Submitted to: Starch/Starke
Publication Type: Peer Reviewed Journal
Publication Acceptance Date: 12/27/2007
Publication Date: 3/1/2008
Citation: Kweon, M., Slade, L., Levine, H. 2008. Effect of sodium chloride on glassy and crystalline transitions of wheat starch treated with high hydrostatic pressure: Prediction of solute-induced barostability from nonmonotonic solute-induced thermostability. Starch/Starke. 60:127-133. Interpretive Summary: Although all concentrations of NaCl from 0.01 to 5 M caused an increase in the gelatinization peak temperature for wheat starch, compared to water alone, thermostabilization at atmospheric pressure was maximal near 2 M NaCl. HHP treatment of the starch at 25 deg C had a significant progressive impact on glassy and crystalline transitions of starch with increasing pressure, resulting in a progressive extent of gelatinization and annealing. Although HHP treatment in all of the tested concentrations of NaCl from 0.1 to 5 M resulted in a greater retention of amylopectin structure than did treatment in water alone, the barostabilization at 25 deg C was maximal near 2 M NaCl. This study has demonstrated that the concentration-dependent pattern of the solute-induced barostabilization of wheat starch by NaCl at room temperature was predicted by the concentration-dependent pattern of the solute-induced thermostabilization at room pressure, even though the extent of thermostabilization depended nonmonotonically on the concentration of NaCl.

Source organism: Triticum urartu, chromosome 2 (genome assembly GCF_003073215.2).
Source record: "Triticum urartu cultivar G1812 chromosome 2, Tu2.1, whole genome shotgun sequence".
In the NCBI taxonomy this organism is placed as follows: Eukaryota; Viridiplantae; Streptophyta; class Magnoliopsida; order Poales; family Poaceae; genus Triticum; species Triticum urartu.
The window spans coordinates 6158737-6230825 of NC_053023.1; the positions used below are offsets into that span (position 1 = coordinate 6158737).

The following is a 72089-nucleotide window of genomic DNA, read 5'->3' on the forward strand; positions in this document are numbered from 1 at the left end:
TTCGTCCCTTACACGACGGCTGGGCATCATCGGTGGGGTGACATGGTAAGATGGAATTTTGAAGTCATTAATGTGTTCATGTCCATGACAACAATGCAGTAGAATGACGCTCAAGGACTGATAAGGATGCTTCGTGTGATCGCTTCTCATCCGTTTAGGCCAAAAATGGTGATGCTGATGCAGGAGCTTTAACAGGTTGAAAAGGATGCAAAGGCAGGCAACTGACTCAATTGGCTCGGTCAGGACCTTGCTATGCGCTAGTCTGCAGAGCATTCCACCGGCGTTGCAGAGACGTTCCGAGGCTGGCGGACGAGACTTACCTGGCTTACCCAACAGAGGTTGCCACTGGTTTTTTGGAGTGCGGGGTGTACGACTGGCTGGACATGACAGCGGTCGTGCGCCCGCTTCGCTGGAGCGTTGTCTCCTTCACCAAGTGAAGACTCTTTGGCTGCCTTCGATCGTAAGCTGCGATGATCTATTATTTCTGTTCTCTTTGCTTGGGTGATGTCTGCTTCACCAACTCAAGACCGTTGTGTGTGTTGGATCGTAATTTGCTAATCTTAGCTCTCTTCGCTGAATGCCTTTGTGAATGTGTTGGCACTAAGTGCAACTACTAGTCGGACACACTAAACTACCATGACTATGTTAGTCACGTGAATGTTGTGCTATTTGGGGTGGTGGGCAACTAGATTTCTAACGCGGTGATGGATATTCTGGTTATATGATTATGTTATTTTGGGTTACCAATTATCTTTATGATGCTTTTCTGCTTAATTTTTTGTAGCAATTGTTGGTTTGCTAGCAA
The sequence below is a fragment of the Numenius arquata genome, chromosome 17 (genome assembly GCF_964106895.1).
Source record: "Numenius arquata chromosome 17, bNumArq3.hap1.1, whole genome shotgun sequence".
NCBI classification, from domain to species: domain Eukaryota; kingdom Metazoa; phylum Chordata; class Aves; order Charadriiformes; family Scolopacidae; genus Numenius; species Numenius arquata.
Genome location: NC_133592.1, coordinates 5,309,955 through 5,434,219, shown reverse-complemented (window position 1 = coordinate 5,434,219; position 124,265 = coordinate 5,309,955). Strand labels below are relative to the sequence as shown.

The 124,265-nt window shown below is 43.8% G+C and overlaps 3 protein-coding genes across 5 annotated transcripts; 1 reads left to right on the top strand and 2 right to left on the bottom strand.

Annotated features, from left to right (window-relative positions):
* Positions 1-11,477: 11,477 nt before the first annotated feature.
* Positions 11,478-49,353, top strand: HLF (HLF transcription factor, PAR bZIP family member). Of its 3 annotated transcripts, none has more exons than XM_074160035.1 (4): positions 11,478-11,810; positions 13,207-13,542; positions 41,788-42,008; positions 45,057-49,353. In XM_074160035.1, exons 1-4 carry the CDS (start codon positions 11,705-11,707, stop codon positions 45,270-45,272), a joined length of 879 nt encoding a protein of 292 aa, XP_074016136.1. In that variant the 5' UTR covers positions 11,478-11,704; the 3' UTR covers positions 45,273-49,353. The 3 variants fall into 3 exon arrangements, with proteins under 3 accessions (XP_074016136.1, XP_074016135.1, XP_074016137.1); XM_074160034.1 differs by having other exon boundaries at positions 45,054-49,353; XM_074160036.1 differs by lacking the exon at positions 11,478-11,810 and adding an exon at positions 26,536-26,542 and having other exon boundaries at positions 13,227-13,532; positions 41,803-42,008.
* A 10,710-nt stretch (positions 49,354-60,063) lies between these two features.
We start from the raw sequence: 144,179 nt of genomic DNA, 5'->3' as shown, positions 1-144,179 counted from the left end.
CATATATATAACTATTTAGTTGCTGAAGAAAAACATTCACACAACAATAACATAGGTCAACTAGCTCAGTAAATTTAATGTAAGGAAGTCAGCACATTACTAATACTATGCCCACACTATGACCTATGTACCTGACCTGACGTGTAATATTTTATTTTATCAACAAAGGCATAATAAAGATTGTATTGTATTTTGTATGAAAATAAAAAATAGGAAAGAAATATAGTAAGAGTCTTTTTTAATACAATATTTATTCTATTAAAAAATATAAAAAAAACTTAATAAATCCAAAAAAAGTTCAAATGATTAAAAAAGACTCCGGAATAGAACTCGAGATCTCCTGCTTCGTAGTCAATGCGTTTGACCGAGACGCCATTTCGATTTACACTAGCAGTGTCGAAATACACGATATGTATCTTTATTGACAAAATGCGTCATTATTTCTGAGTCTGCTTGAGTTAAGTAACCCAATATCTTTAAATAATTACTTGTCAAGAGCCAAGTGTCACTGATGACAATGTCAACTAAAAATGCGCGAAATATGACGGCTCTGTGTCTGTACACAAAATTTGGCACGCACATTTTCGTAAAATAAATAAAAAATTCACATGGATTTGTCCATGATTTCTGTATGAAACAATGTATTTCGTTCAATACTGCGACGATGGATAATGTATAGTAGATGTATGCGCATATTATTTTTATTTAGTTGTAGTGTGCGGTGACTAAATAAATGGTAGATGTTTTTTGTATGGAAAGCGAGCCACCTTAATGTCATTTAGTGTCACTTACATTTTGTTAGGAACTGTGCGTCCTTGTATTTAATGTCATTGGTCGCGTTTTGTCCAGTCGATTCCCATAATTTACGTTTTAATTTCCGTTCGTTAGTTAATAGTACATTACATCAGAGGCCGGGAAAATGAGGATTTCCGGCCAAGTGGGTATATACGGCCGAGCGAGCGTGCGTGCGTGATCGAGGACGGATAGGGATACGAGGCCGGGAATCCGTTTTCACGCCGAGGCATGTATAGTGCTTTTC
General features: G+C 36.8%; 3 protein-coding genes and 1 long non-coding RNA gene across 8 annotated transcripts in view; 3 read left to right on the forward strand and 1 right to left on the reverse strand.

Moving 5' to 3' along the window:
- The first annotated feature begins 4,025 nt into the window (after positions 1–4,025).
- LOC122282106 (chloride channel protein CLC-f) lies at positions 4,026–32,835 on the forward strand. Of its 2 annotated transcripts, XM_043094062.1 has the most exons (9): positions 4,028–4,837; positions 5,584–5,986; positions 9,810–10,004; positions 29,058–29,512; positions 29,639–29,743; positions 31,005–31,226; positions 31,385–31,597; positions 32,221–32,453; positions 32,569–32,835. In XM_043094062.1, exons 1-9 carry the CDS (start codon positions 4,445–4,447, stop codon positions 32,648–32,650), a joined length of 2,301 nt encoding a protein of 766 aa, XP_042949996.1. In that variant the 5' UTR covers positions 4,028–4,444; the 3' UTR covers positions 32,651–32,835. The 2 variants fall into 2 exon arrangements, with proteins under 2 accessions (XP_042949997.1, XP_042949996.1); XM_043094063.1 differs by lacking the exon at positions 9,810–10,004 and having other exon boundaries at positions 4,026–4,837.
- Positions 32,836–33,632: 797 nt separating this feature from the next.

Technical Abstract: Wheat starch was high hydrostatic pressure (HHP)-treated in various sodium chloride (NaCl) concentrations (0 to near-saturation), in order to explore the effects of salt on glassy and crystalline transitions of starch during the treatment, using differential scanning calorimetry (DSC). For wheat starch at atmospheric pressure, glass and crystalline melting transitions of amylopectin (reported as gelatinization peak temperature) increased up to 2 M NaCl, and then decreased with further increase in NaCl concentration, but the gelatinization peak temperature was higher in all NaCl concentrations than in water alone. In contrast, the melting transition for amylose-lipid complex (reported as peak temperature) increased continuously with increasing NaCl concentration. When 50% w/w starch slurries were HHP-treated in water and various NaCl concentrations (0.1, 2 and 5 M) for 15 min at 25C, the presence of salt significantly protected glass and crystalline transitions of starch during the HHP treatment. Although the baroprotective effect was maximal near the lyotropic 2 M NaCl concentration, all NaCl concentrations were more baroprotective than was water alone for HHP-treated wheat starch. As reported previously  for corn starches in a lyotropic concentration of NaCl (ionic solvent) or a non-equilibrium concentration of sucrose (glass-forming solvent), solute-induced thermostabilization of the wheat starch gelatinization transition predicted solute-induced barostabilization.